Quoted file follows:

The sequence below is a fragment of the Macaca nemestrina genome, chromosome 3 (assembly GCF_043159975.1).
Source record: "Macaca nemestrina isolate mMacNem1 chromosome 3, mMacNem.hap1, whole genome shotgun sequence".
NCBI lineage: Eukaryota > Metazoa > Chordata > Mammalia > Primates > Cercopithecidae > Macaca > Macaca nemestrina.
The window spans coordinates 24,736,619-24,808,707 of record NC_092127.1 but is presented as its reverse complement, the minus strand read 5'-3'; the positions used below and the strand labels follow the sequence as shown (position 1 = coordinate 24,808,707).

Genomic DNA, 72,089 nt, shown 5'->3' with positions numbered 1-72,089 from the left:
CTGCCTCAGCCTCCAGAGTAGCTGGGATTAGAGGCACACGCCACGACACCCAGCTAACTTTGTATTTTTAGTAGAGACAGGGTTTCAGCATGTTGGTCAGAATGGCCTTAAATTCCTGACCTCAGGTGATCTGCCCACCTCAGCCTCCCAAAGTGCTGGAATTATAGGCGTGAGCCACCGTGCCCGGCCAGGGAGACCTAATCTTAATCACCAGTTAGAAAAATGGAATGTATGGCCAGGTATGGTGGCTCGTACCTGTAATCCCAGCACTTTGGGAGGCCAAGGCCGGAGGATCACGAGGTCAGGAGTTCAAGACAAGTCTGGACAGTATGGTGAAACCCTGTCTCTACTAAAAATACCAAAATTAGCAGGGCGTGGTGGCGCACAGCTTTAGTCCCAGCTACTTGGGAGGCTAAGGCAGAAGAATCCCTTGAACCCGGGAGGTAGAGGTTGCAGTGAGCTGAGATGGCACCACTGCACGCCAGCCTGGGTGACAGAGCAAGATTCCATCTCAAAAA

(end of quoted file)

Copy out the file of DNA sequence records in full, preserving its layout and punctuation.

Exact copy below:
The sequence below is a fragment of the Macaca nemestrina genome, chromosome 3 (assembly GCF_043159975.1).
Source record: "Macaca nemestrina isolate mMacNem1 chromosome 3, mMacNem.hap1, whole genome shotgun sequence".
NCBI lineage: Eukaryota > Metazoa > Chordata > Mammalia > Primates > Cercopithecidae > Macaca > Macaca nemestrina.
The window spans coordinates 24,736,619-24,808,707 of record NC_092127.1 but is presented as its reverse complement, the minus strand read 5'-3'; the positions used below and the strand labels follow the sequence as shown (position 1 = coordinate 24,808,707).

Genomic DNA, 72,089 nt, shown 5'->3' with positions numbered 1-72,089 from the left:
CTGCCTCAGCCTCCAGAGTAGCTGGGATTAGAGGCACACGCCACGACACCCAGCTAACTTTGTATTTTTAGTAGAGACAGGGTTTCAGCATGTTGGTCAGAATGGCCTTAAATTCCTGACCTCAGGTGATCTGCCCACCTCAGCCTCCCAAAGTGCTGGAATTATAGGCGTGAGCCACCGTGCCCGGCCAGGGAGACCTAATCTTAATCACCAGTTAGAAAAATGGAATGTATGGCCAGGTATGGTGGCTCGTACCTGTAATCCCAGCACTTTGGGAGGCCAAGGCCGGAGGATCACGAGGTCAGGAGTTCAAGACAAGTCTGGACAGTATGGTGAAACCCTGTCTCTACTAAAAATACCAAAATTAGCAGGGCGTGGTGGCGCACAGCTTTAGTCCCAGCTACTTGGGAGGCTAAGGCAGAAGAATCCCTTGAACCCGGGAGGTAGAGGTTGCAGTGAGCTGAGATGGCACCACTGCACGCCAGCCTGGGTGACAGAGCAAGATTCCATCTCAAAAA